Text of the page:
I’m not saying that there weren’t ANY good songs during the 70s but there was just a truck-load of waste back then. If anybody’s stupid enough to think that ALL disco sucks, remember that it’s just a bastard son of rhythm & blues just like rock’n’roll is- so they’re related, see? Also, the 1970s definitely didn’t have a monopoly on shitty music- there was tons of crap unleashed on us in the decade before and after and now also (there’s a future article there somewhere). Clothes-pin anyone?

The 70’s was an interesting time for music. There was a lot of experimentation and creativity from that decade, but there was also plenty of crap as well. Here is my list of the worst and most irritating songs of the 70’s.

 

The Jaggerz – The Rapper – 1970

The Rapper” is a song by The Jaggerz, written by band member Dominic Ierace, better known as Donnie Iris. Released as a single, it reached No. 2 on the Billboard Pop Singles chart, behind Simon & Garfunkel‘s smash “Bridge Over Troubled Water” and it was certified Gold by the RIAA in 1970 (see 1970 in music) for selling over a million copies. (Iris later launched a solo career; his biggest hit was “Ah! Leah!“)

The song is addressed to a girl or girls in general; it describes the method of a man who seduces women with untruths (“rapping”.) The singer says, “You know what he’s after”; he concludes by saying there comes a point at which the man has his target where he wants her. The girl has to “face reality.” The record ends with a small group of applause heard in the studio. (Which is probably the only applause this tune ever got!)

The “rapper” of the title and “rappin'” in the lyrics have only some coincidental resemblance to the vocal style of rapping.

It resembles something to be flushed.

Ray Stevens – Everything is Beautiful – 1970

If there’s any song from the past that epitomizes shooting for the stars and failing miserably, it’s this one. Ray Stevens, a guy known for unfunny comedy songs, decided to get serious and made Everything Is Beautiful, which became his first number-one single. Let’s just call this song for what it is: it’s religious propaganda. It has the presentation of Sunday school and it’s barf-inducingly sappy and disingenuous at heart. This is the music that would get played at some Republican convention somewhere in the country. Now, there’s nothing wrong with the message. Be more tolerant to others who look different from you? Fine. But there’s an issue with the messenger. As I said, Ray Stevens made a career out of comedy songs. If he wants to be serious, fine, but be consistent, dude. Let me remind you that this guy made a song called Ahab The Arab. I won’t put up a link, you go listen to it yourself. And in the 21st century, he made some hack political songs, including one in 2010 called God Bless Arizona where he defended the state when they proposed a law that would allow more racial profiling against Latinos. What I’m trying to say here is that Ray Stevens is a flaming hypocrite. And this won’t be the last time we’ll hear from him on this series. Congratulations to Everything Is Beautiful for being one of the worst songs of 1970.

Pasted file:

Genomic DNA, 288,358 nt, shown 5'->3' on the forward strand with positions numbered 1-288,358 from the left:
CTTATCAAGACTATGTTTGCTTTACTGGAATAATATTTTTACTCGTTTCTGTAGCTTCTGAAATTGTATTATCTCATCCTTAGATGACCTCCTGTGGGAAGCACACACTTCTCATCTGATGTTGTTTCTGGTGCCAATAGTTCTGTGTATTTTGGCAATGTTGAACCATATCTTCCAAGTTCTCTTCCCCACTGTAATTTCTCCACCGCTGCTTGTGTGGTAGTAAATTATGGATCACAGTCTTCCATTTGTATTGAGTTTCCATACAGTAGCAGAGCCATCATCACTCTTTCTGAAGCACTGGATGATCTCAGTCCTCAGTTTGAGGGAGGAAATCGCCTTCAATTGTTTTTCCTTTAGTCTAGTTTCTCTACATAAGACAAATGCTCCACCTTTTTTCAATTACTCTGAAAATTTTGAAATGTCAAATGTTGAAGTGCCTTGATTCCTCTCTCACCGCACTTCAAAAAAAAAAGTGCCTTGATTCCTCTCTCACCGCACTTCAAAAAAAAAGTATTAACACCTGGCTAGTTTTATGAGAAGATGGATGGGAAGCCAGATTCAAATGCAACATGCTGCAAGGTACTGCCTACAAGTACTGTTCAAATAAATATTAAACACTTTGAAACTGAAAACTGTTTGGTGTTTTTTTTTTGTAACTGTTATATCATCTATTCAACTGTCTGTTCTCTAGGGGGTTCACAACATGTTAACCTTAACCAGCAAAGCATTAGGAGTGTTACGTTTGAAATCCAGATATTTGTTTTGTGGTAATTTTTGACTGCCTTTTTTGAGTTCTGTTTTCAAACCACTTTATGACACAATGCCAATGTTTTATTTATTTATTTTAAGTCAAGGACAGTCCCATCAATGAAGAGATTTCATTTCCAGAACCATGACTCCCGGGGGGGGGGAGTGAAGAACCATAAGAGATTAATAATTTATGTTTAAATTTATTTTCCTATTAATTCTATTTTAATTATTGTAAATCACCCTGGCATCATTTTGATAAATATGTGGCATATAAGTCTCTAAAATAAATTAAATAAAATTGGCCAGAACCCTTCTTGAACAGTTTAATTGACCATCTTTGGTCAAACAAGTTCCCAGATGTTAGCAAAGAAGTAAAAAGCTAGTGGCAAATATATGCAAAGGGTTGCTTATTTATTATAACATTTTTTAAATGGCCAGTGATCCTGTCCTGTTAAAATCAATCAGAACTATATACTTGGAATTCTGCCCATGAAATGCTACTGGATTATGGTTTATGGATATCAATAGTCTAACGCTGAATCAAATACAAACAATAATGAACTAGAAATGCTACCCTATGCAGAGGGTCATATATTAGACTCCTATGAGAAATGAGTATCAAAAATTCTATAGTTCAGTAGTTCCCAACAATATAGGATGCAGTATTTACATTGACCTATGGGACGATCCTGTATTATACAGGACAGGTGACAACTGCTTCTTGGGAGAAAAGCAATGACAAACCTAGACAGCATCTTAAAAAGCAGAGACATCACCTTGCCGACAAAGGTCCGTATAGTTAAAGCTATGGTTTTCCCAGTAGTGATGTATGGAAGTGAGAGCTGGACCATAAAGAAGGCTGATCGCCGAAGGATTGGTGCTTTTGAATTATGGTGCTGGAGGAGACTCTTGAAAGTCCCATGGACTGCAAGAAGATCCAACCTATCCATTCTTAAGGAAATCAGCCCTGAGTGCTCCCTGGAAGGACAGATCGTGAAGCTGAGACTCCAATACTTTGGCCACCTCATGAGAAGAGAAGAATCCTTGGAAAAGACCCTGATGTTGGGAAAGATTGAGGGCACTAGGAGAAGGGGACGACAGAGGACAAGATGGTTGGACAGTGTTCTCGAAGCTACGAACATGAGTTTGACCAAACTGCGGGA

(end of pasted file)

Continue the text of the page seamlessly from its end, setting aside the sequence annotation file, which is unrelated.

Demis Roussos – Forever and Ever – 1973

The song was written by Alec R. Costandinos and Stélios Vlavianós. The recording was produced by Demis Roussos.

There is also a Spanish-language version, titled “Eternamente”.

What Clint Eastwood Spaghetti Western did this guy crawl out of? Just a horrible warbling song I never want to hear again. Painful to endure.

Charlene – I’ve Never Been To Me – 1977

I’ve Never Been to Me” is a ballad, written and composed by Ron Miller and Kenneth Hirsch and made popular via a recording by American singer Charlene. Although its original release in 1977 barely registered on the Billboard Hot 100, its re-release in 1982 hit number three in the US and earned her a Gold certification in Australia, where it held the number one spot for six weeks. In addition, the song topped the charts in Canada (4 weeks), Ireland (3 weeks), and the United Kingdom. It was also a Top Ten triumph in Norway, Belgium, New Zealand, and the Netherlands, and became Motown‘s first Top Ten hit by a white female solo singer.

When I hear this song all I can think about doing is grabbing a serrated hunting knife and sawing through my corroded artery and ending it all in a bloodbath of horror. This song and video are an absolute disaster.

Listen to those dreadful lyrics!

Oh, and wait until she starts talking. I defy you not to find a brick wall and just smash your head into it over and over until you lose consciousness to escape this nightmare of a song. This song is so bad it actually makes me angry when I hear it.

DISASTER!

Bobby Gentry – Ode to Billy Joe – 1967

Ode to Billie Joe” is a song written and recorded by Bobbie Gentry, a singer-songwriter from Chickasaw County, Mississippi. The single, released on July 10, 1967, was a number-one hit in the US within three weeks of release and a big international seller. Billboard ranked the record as the No. 3 song of the year. The recording remained on the Billboard chart for 20 weeks and was the Number 1 song for four weeks.

It generated eight Grammy nominations, resulting in three wins for Gentry and one for arranger Jimmie Haskell. “Ode to Billie Joe” has since made Rolling Stone‘s lists of the “500 Greatest Songs of All Time” and the “100 Greatest Country Songs of All Time” and Pitchfork‘s “200 Best Songs of the 1960s”.